Another fear is that the plan could end up discouraging integration at the high school level. This is an issue at two Austin schools, LBJ and Johnston, which host magnet programs. Magnet programs, which are disproportionately white and Asian American, were placed in under-enrolled minority high schools in order to encourage voluntary integration. But the percent plan has forced the schools and the state to examine whether the two programs truly constitute one school. When the percent plan passed, administrators realized that having one high school rank would eliminate most, if not all, of the neighborhood kids from the top ten percent. So for the first year the plan was in effect, schools ranked students in magnet programs separately from the rest of the student body. The Texas Higher Education Coordinating Board objected, because schools were qualifying more than 10% of the entire student body for admission. The schools responded by sending ten percent of the student body, apportioning a representative number of magnet and neighborhood students. Magnet school students from Johnston High School who had lost their ten percent status sued the district in federal court, and won.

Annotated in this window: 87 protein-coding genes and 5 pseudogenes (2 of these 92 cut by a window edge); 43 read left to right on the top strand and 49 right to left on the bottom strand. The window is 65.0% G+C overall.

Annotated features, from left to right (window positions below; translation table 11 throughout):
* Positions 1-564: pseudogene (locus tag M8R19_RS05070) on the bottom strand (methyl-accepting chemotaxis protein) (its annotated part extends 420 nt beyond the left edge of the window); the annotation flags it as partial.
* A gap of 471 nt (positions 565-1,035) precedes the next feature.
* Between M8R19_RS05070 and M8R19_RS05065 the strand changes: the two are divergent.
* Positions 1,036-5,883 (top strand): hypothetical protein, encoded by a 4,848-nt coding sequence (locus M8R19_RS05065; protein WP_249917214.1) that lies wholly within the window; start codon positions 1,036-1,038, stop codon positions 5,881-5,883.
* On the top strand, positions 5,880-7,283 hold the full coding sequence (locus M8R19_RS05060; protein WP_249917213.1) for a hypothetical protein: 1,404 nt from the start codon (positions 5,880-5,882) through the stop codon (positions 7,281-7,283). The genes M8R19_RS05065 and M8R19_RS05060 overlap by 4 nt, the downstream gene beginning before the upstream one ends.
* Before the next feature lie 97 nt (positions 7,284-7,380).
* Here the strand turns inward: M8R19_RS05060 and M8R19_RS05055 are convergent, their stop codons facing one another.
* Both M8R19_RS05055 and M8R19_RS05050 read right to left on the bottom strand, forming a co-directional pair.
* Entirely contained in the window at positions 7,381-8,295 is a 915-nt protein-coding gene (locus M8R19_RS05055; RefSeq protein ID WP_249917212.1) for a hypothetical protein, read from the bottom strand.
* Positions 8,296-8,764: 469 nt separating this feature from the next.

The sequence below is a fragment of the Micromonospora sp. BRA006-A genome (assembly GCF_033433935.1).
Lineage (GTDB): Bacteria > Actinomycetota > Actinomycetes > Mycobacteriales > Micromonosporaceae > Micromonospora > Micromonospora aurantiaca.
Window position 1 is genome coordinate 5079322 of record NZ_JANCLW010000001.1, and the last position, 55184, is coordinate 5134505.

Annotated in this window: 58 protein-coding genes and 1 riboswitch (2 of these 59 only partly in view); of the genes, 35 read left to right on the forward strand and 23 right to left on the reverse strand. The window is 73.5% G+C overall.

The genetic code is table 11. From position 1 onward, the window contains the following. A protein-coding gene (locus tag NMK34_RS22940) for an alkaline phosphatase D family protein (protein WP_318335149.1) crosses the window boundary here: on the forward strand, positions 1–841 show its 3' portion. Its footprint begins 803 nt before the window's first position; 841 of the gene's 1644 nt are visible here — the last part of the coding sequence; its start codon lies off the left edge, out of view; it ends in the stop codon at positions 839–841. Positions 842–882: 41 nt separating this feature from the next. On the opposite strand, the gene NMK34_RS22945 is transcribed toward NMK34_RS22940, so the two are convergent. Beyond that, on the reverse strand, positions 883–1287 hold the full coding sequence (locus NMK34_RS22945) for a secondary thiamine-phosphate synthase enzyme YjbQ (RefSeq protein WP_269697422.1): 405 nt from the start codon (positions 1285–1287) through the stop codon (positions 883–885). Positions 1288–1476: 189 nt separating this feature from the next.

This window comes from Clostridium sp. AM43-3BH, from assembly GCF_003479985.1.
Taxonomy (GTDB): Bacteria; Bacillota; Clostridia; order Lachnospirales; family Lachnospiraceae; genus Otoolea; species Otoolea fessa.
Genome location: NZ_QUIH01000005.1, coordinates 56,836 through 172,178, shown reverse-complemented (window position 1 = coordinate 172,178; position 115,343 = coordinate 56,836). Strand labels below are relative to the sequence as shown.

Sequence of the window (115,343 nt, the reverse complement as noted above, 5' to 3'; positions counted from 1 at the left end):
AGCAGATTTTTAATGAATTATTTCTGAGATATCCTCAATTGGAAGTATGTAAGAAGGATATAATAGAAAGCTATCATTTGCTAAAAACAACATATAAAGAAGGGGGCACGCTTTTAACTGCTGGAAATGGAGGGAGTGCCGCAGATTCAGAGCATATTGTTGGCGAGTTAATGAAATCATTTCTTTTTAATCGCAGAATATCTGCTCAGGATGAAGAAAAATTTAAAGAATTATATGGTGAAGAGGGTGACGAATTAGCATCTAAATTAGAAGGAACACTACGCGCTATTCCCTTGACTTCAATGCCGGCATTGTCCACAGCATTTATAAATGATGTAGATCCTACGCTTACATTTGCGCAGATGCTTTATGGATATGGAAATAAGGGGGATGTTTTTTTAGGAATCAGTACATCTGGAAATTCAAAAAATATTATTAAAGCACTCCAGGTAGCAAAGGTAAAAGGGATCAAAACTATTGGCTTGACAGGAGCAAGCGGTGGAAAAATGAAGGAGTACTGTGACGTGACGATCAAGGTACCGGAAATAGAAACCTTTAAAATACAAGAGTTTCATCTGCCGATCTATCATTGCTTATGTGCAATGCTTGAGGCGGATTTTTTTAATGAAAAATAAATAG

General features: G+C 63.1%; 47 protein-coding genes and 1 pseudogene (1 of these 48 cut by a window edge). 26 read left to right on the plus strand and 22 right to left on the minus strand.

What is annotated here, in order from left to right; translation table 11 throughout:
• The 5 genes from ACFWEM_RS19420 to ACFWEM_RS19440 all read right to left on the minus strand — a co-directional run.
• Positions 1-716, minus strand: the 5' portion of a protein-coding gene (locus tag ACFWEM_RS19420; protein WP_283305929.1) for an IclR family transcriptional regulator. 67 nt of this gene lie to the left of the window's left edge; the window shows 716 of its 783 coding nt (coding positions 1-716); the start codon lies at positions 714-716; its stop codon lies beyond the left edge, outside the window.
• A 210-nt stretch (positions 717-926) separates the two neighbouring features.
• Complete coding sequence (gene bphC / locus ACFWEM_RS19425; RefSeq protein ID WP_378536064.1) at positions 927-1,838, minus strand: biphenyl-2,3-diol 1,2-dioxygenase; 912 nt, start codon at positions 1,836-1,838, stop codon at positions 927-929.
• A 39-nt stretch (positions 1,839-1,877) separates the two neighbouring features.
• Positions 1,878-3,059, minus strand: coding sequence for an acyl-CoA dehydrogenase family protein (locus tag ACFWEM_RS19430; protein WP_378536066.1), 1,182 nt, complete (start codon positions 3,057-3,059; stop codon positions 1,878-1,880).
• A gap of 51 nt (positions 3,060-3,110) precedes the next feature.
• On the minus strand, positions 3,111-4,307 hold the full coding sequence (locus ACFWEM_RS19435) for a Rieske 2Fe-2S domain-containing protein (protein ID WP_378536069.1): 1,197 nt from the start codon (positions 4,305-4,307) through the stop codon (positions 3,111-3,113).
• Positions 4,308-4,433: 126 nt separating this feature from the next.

Now magnet kids are counted with the rest of the student body. When the court forced LBJ High School to rank all its students together, Norma Hernandez was a student in the top ten percent of the neighborhood school who suddenly lost her automatic admission. “In the last 3 years I was in the top ten percent,” she said. “And suddenly, as soon as I am about to graduate, they tell me I’m not. I was scared I wasn’t going to be able to get into the school I wanted to go to.”
In order to address the needs of students like Hernandez, the school hired Rene Sanchez to help students from the neighborhood program with their college applications. All of LBJ’s top ten percent neighborhood students were accepted into the schools of their choice. Hernandez is enrolling at UT. “Without Rene, I would have procrastinated on my essay,” she says. “But he was like, ‘Dude, you’ve got to write your essay.’ So I did it on time, and got accepted.”